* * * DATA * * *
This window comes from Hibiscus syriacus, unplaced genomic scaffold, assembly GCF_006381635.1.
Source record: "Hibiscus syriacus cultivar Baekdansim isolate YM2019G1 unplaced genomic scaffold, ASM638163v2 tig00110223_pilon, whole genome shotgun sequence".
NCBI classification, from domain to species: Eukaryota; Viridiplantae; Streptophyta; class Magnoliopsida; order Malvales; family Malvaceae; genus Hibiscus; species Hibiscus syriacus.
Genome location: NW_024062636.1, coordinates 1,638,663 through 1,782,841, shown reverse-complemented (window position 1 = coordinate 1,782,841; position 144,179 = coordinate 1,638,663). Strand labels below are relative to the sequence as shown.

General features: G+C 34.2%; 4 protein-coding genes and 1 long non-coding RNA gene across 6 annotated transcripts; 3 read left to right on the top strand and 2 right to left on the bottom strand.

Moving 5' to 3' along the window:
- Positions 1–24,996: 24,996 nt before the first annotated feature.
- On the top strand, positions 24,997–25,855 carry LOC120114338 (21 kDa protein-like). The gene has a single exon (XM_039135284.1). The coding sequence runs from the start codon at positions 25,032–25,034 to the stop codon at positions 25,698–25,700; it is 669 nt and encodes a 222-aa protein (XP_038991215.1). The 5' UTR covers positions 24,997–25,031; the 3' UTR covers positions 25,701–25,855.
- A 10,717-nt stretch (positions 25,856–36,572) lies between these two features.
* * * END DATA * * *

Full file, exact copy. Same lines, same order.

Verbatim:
This window comes from Hibiscus syriacus, unplaced genomic scaffold, assembly GCF_006381635.1.
Source record: "Hibiscus syriacus cultivar Baekdansim isolate YM2019G1 unplaced genomic scaffold, ASM638163v2 tig00110223_pilon, whole genome shotgun sequence".
NCBI classification, from domain to species: Eukaryota; Viridiplantae; Streptophyta; class Magnoliopsida; order Malvales; family Malvaceae; genus Hibiscus; species Hibiscus syriacus.
Genome location: NW_024062636.1, coordinates 1,638,663 through 1,782,841, shown reverse-complemented (window position 1 = coordinate 1,782,841; position 144,179 = coordinate 1,638,663). Strand labels below are relative to the sequence as shown.

General features: G+C 34.2%; 4 protein-coding genes and 1 long non-coding RNA gene across 6 annotated transcripts; 3 read left to right on the top strand and 2 right to left on the bottom strand.

Moving 5' to 3' along the window:
- Positions 1–24,996: 24,996 nt before the first annotated feature.
- On the top strand, positions 24,997–25,855 carry LOC120114338 (21 kDa protein-like). The gene has a single exon (XM_039135284.1). The coding sequence runs from the start codon at positions 25,032–25,034 to the stop codon at positions 25,698–25,700; it is 669 nt and encodes a 222-aa protein (XP_038991215.1). The 5' UTR covers positions 24,997–25,031; the 3' UTR covers positions 25,701–25,855.
- A 10,717-nt stretch (positions 25,856–36,572) lies between these two features.